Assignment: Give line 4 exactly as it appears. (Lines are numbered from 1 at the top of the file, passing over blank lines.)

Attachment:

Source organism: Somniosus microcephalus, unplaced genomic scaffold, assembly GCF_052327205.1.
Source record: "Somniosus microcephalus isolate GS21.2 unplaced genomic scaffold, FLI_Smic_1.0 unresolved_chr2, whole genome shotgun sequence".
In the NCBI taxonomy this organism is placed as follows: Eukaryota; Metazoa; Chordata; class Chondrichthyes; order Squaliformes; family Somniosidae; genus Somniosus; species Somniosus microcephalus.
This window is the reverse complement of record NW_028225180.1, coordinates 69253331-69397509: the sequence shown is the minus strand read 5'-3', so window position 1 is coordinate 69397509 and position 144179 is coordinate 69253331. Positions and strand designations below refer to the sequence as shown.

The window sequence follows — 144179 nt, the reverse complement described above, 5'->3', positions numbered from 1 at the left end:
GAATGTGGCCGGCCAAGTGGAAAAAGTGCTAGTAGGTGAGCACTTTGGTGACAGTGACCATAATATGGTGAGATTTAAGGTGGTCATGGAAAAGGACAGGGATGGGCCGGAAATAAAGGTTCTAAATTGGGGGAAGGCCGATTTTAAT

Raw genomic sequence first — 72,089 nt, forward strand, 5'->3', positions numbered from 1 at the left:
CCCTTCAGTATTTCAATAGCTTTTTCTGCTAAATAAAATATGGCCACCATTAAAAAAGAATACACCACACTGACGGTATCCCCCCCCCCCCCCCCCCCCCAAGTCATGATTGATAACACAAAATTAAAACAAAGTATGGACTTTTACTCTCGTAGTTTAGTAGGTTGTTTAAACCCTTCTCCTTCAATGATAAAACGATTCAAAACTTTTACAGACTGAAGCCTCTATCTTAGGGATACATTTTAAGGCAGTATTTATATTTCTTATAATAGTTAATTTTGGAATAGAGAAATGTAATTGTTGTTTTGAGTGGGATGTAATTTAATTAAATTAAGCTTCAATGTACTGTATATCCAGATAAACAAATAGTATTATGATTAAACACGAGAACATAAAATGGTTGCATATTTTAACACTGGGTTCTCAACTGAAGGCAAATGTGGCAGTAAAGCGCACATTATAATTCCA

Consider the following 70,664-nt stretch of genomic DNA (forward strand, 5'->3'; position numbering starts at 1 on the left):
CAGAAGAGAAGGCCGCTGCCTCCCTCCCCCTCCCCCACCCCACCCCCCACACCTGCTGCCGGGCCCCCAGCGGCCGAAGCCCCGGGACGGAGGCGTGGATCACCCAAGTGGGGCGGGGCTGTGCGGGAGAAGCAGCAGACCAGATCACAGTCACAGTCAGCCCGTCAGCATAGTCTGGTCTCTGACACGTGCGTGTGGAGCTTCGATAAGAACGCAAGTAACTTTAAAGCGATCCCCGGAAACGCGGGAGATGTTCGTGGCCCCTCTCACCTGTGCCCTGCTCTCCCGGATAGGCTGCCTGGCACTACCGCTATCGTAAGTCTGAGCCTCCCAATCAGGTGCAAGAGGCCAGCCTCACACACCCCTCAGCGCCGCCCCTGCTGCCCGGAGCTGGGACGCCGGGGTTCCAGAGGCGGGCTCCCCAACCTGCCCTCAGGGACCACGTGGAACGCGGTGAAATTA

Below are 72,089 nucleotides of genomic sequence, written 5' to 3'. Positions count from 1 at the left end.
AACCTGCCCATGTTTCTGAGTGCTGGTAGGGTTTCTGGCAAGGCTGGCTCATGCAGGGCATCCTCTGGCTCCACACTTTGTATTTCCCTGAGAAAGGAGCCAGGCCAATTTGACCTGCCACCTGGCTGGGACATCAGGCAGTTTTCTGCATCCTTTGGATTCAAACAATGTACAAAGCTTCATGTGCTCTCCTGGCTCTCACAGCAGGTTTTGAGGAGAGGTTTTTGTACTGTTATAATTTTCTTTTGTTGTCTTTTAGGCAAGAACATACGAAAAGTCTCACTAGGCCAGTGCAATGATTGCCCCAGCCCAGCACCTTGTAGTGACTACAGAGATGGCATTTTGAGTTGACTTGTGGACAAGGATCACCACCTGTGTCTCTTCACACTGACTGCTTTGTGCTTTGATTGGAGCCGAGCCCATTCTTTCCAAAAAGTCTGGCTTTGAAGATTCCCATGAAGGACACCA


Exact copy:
This window is the reverse complement of record NW_028225180.1, coordinates 69253331-69397509: the sequence shown is the minus strand read 5'-3', so window position 1 is coordinate 69397509 and position 144179 is coordinate 69253331. Positions and strand designations below refer to the sequence as shown.